Members of the Construction Professionals Network Institute (CPNI) guided a community discussion on Tuesday, March 27 focused on identifying strategies for redevelopment of vacant structures in the town of Ramseur. The public event was held at the First Christian Church Fellowship Hall, Ramseur, reported the Courier-Tribune.
The Construction Professionals Network of North Carolina (CPN) is a statewide, multi-disciplined and professionally diverse construction industry membership organization. It is a construction trade association which includes architects and designers, engineers, developers, constructors and sub-contractors, and related services professionals.
The institute was formed in 2006 by CPN to expand its mission of service to the construction industry and communities throughout North Carolina. CPNI focuses on research, education and community service. The institute focuses on revitalizing legacy built environment and infrastructure in North Carolina.
Members of the institute’s volunteer community team have made two investigative and assessment visits to Ramseur, meeting with community leaders and touring the town’s historic downtown and legacy industrial buildings.
The CPNI team sharee its perspective of the community’s legacy properties – downtown and industrial – and worked with the community to recognize its inherent community assets and resources. Community residents and CPNI team members compiled a list of redevelopment strategies and potential implementation steps in relationship to the community’s economic, environmental and social circumstances.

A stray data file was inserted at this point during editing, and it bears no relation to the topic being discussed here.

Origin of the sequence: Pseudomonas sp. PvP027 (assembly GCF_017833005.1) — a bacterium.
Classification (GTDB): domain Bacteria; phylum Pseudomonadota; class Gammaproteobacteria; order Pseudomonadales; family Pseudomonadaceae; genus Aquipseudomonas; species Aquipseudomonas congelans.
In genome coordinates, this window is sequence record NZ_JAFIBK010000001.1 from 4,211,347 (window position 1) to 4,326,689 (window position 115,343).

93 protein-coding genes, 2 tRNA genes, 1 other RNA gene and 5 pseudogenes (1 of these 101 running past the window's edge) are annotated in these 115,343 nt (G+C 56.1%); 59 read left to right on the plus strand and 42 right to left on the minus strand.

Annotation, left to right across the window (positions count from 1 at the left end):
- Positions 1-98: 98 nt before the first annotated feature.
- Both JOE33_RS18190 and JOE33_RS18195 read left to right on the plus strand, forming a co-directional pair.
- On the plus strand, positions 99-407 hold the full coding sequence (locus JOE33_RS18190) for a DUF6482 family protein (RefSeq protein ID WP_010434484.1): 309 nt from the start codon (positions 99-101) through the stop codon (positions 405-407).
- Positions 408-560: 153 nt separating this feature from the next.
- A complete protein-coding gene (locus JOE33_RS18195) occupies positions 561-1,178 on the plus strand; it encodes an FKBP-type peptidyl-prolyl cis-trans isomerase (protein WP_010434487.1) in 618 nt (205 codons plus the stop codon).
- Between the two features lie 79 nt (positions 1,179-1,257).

The CPNI assistance is an extension of Ramseur’s participation in the NC Small Towns Economic Prosperity (NC STEP) program, which is an economic development program of the N.C. Rural Center. NC STEP has three primary goals:
* Support economic recovery and revitalization in small towns.
* Implement a comprehensive model of technical assistance and grantmaking to aid revitalization.
* Inform the development of public policies that encourage the economic vitality of North Carolina’s small towns. Read More.